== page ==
I mean Beren and Lúthien, of course, the latest – and last – of J.R.R. Tolkien’s works edited and published by his son Christopher.
I love Alan Lee’s vision of Middle Earth 🙂
I’m not necessarily a big fan of international days of any kind, but this is a nice occasion for some wishing and a link or two.
By now, almost everybody heard about Elizabeth Warren, a US senator (D) silenced by majority leader Mitch McConnell:
Well, these were pretty impressive words that had opposite effect to what their author intended.
She was warned. She was given an explanation. Nevertheless, she persisted.
Damn. It will probably be carved on her tombstone. And used as a rallying cry in her presidential campaign in 2020. Meanwhile, it’s a very nice phrase used by the smarter part of American public, and McConnell probably still doesn’t understand what all the fuss is about, even as it gets thrown in his face during Town Hall meetings.
A short text, just to share some great links. Not random links, mind you. There is a recurring theme in my posts, and that is historical realism. And there is something many of the books reviewed here share – war as a topic.
People I admire enough to recommend their creations today, approach the crossroads of genre fiction and history/theory of warfare from two different angles. The first one is more serious, and fairly common. History buffs judging the realism of various novels or movies are using tools like YouTube to spread the good word. Some of them are really good, and entertaining. The other one… here represented by one blog I lately read religiously, is even more entertaining, gives the appearance of fanfiction, but for an attentive reader provides a great learning opportunity.
So lets start with The Angry Staff Officer, a blog by a genuine active duty officer (US Army) with a penchant for history. And genre fiction. He wrote a series of Star Wars posts, but does not limit himself to science fiction. He retells our beloved stories as Stormtrooper’s officer’s reports, or describes the action of Wind in the Willows as an example of small unit warfare as seen by US Army doctrine. Sweet. It’s a joy for people like me, who know a little about it, but for newcomers it’s also a very educational. I wonder, how many of us thought about the logistic and maintenance problems of space warfare? Very cool stuff.
Or women’s, as it happens to be the case, but I simply love the phrase. One of the most distinguished British military commanders of the Second World War, Lord Wavell, published a popular selection of poems by no means limited to martial tropes. A very good and wide selection that I like to browse every now and then.
Here I’m referring to two very interesting posts, not poems, but worth a while nonetheless.
This is, of course, political. And not even that innovative, a selection of quotes recognizable to every Pratchett fan. Including some of my personal favourites.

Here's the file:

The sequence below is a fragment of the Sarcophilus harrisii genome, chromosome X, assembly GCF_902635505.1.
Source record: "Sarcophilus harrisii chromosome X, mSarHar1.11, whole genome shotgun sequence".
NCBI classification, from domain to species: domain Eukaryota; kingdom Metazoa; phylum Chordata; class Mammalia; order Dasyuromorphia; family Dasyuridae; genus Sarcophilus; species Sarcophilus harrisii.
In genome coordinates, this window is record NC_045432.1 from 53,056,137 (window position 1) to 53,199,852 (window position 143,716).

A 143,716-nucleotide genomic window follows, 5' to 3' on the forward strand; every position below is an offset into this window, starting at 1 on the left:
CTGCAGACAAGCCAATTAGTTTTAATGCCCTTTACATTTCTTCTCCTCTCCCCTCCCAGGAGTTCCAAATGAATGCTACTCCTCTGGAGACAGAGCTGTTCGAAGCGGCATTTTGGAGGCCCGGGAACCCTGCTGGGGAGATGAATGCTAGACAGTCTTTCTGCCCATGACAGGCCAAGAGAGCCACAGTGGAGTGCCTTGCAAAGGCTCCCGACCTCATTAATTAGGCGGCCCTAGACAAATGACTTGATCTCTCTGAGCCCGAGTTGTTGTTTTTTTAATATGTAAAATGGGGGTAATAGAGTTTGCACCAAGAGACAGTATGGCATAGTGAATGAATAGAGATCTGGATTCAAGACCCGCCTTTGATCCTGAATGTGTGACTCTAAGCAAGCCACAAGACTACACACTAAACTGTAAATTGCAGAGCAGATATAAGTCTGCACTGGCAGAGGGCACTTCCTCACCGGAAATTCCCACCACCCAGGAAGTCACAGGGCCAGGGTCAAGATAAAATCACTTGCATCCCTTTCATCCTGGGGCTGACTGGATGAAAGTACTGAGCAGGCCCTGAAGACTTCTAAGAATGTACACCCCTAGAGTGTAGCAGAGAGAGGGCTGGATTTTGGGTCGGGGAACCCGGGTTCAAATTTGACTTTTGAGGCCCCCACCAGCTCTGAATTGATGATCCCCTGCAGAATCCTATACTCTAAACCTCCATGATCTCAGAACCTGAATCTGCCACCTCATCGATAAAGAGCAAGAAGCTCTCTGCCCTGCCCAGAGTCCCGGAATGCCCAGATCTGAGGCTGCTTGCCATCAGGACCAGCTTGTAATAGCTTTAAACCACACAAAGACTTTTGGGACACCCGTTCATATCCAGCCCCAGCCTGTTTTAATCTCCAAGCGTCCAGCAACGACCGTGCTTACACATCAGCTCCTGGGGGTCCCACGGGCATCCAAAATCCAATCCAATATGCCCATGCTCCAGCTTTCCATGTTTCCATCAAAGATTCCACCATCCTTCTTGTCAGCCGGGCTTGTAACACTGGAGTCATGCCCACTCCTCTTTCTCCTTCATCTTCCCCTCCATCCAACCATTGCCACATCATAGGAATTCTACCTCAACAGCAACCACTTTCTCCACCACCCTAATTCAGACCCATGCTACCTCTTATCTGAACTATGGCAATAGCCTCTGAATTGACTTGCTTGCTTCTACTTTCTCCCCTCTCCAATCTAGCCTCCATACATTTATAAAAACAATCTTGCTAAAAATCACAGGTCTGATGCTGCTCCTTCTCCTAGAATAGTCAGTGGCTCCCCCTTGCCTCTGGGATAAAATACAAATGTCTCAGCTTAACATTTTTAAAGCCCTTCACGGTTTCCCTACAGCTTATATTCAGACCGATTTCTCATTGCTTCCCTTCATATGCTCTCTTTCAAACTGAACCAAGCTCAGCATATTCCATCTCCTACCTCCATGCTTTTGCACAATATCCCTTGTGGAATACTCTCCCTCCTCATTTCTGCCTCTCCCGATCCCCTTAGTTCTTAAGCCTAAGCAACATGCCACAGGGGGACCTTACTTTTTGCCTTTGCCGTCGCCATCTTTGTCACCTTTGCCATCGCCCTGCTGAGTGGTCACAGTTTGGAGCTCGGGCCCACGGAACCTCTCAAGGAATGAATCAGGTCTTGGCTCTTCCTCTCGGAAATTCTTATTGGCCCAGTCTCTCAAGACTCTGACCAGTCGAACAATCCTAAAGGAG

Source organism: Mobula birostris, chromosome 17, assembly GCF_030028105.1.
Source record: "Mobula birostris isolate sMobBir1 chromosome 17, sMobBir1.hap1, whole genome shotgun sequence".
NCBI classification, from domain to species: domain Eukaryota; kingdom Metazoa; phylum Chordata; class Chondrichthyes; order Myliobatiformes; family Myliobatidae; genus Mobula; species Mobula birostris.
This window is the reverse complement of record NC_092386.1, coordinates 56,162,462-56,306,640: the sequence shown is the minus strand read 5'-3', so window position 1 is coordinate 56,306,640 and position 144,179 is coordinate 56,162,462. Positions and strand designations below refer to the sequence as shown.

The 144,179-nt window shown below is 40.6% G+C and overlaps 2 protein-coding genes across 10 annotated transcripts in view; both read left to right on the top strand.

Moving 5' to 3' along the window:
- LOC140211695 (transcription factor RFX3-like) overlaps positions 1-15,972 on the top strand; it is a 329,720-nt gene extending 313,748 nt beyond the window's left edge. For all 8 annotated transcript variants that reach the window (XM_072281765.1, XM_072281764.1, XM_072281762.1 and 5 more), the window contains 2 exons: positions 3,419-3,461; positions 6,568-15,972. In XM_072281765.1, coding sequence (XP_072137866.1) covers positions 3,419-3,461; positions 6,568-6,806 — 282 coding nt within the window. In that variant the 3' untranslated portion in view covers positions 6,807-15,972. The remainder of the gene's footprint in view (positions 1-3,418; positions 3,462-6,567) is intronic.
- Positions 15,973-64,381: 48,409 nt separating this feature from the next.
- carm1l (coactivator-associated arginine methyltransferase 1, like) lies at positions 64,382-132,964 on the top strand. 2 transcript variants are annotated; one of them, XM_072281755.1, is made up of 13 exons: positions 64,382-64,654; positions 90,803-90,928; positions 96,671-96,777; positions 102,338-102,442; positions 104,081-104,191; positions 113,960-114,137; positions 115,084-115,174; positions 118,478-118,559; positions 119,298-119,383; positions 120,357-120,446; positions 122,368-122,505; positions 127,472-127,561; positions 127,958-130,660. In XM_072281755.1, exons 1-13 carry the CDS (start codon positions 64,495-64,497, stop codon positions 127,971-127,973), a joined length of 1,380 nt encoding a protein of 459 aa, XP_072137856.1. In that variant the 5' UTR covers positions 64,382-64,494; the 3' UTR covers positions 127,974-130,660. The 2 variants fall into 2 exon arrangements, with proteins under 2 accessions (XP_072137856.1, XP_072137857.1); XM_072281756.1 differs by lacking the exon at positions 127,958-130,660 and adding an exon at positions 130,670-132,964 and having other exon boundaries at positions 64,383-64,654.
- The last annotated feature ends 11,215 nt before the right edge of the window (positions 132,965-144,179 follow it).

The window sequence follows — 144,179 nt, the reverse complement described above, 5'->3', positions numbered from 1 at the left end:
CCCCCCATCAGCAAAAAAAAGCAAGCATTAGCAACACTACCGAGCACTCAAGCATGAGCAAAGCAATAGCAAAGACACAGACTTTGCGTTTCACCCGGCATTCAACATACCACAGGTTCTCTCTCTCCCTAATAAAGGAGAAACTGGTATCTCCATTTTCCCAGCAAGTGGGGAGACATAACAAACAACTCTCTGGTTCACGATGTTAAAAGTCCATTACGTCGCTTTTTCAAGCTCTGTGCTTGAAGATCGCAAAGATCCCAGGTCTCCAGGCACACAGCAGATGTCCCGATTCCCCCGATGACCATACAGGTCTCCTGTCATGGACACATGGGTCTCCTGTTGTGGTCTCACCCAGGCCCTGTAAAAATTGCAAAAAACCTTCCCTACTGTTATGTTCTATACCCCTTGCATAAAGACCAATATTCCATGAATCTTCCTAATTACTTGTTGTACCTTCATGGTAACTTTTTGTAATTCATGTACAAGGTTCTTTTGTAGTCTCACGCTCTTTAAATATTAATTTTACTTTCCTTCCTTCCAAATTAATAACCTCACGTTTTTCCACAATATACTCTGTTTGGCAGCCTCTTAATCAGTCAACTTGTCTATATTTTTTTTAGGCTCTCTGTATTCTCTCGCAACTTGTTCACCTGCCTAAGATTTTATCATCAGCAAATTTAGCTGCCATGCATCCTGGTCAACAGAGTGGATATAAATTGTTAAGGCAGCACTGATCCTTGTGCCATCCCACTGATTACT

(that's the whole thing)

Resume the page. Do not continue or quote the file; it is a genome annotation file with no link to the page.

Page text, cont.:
A few look as if they were written especially to honour Mr Trump’s ascension:
Commander Vimes didn’t like the phrase “The innocent have nothing to fear,” believing the innocent had everything to fear, mostly from the guilty but in the longer term even more from those who say things like “The innocent have nothing to fear.” – Snuff
She was already learning that if you ignore the rules people will, half the time, quietly rewrite them so that they don’t apply to you. – Equal Rites
And, while it was regarded as pretty good evidence of criminality to be living in a slum, for some reason owning a whole street of them merely got you invited to the very best social occasions. – Feet of Clay
It was so much easier to blame it on Them. It was bleakly depressing to think that They were Us. If it was Them, then nothing was anyone’s fault. If it was Us, what did that make Me? After all, I’m one of Us. I must be. I’ve certainly never thought of myself as one of Them. No one ever thinks of themselves as one of Them. We’re always one of Us. It’s Them that do the bad things. – Jingo
Today a book-related entry, courtesy of Giulia Zoavo:
You can view the enlarged individual characters on her page.
Tadam! Or something like that 😉 Our favorite space opera about big-eyed, hairy arthropods and even bigger-eyed, hairless anthropoids just won this years Arthur C. Clarke Award, the most prestigious of British SF awards. Details can be found here.
Well deserved! :).
And another cute Portia picture – I couldn’t resist ;).
Or will get one, in October, but it’s already decided.
Not a very important one, a Lifetime Achievement award, a bit like similar Oscar – a way to appreciate someone accomplished, who never got one, and is old enough he might never get a chance for regular one. Still.